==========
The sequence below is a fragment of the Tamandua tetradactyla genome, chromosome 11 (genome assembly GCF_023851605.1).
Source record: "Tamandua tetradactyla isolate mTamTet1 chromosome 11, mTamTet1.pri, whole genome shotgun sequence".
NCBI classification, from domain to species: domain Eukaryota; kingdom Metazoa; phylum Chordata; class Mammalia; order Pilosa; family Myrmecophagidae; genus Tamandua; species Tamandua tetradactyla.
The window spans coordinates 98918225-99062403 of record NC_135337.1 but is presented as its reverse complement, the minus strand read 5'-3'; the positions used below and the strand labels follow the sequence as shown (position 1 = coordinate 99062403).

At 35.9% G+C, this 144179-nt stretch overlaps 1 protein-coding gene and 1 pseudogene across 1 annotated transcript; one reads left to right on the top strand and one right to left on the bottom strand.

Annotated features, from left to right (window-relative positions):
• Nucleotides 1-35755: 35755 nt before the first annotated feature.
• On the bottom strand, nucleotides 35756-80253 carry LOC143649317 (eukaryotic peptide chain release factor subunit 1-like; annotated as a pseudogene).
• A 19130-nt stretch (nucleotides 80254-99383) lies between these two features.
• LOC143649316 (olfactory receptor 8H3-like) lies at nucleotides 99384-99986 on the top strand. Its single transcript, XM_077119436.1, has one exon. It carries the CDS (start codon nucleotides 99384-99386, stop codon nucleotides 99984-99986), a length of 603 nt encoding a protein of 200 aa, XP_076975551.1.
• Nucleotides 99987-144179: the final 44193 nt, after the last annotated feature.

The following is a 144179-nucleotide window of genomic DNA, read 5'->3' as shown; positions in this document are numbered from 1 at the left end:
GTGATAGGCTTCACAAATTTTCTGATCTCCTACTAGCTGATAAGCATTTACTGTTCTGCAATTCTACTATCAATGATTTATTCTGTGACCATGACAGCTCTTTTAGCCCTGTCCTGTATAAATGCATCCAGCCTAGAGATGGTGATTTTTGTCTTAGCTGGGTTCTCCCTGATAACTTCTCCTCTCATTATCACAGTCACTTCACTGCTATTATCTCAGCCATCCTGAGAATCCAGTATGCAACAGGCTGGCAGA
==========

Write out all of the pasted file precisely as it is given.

The sequence below is a fragment of the Tamandua tetradactyla genome, chromosome 11 (genome assembly GCF_023851605.1).
Source record: "Tamandua tetradactyla isolate mTamTet1 chromosome 11, mTamTet1.pri, whole genome shotgun sequence".
NCBI classification, from domain to species: domain Eukaryota; kingdom Metazoa; phylum Chordata; class Mammalia; order Pilosa; family Myrmecophagidae; genus Tamandua; species Tamandua tetradactyla.
The window spans coordinates 98918225-99062403 of record NC_135337.1 but is presented as its reverse complement, the minus strand read 5'-3'; the positions used below and the strand labels follow the sequence as shown (position 1 = coordinate 99062403).

At 35.9% G+C, this 144179-nt stretch overlaps 1 protein-coding gene and 1 pseudogene across 1 annotated transcript; one reads left to right on the top strand and one right to left on the bottom strand.

Annotated features, from left to right (window-relative positions):
• Nucleotides 1-35755: 35755 nt before the first annotated feature.
• On the bottom strand, nucleotides 35756-80253 carry LOC143649317 (eukaryotic peptide chain release factor subunit 1-like; annotated as a pseudogene).
• A 19130-nt stretch (nucleotides 80254-99383) lies between these two features.
• LOC143649316 (olfactory receptor 8H3-like) lies at nucleotides 99384-99986 on the top strand. Its single transcript, XM_077119436.1, has one exon. It carries the CDS (start codon nucleotides 99384-99386, stop codon nucleotides 99984-99986), a length of 603 nt encoding a protein of 200 aa, XP_076975551.1.
• Nucleotides 99987-144179: the final 44193 nt, after the last annotated feature.

The following is a 144179-nucleotide window of genomic DNA, read 5'->3' as shown; positions in this document are numbered from 1 at the left end:
GTGATAGGCTTCACAAATTTTCTGATCTCCTACTAGCTGATAAGCATTTACTGTTCTGCAATTCTACTATCAATGATTTATTCTGTGACCATGACAGCTCTTTTAGCCCTGTCCTGTATAAATGCATCCAGCCTAGAGATGGTGATTTTTGTCTTAGCTGGGTTCTCCCTGATAACTTCTCCTCTCATTATCACAGTCACTTCACTGCTATTATCTCAGCCATCCTGAGAATCCAGTATGCAACAGGCTGGCAGA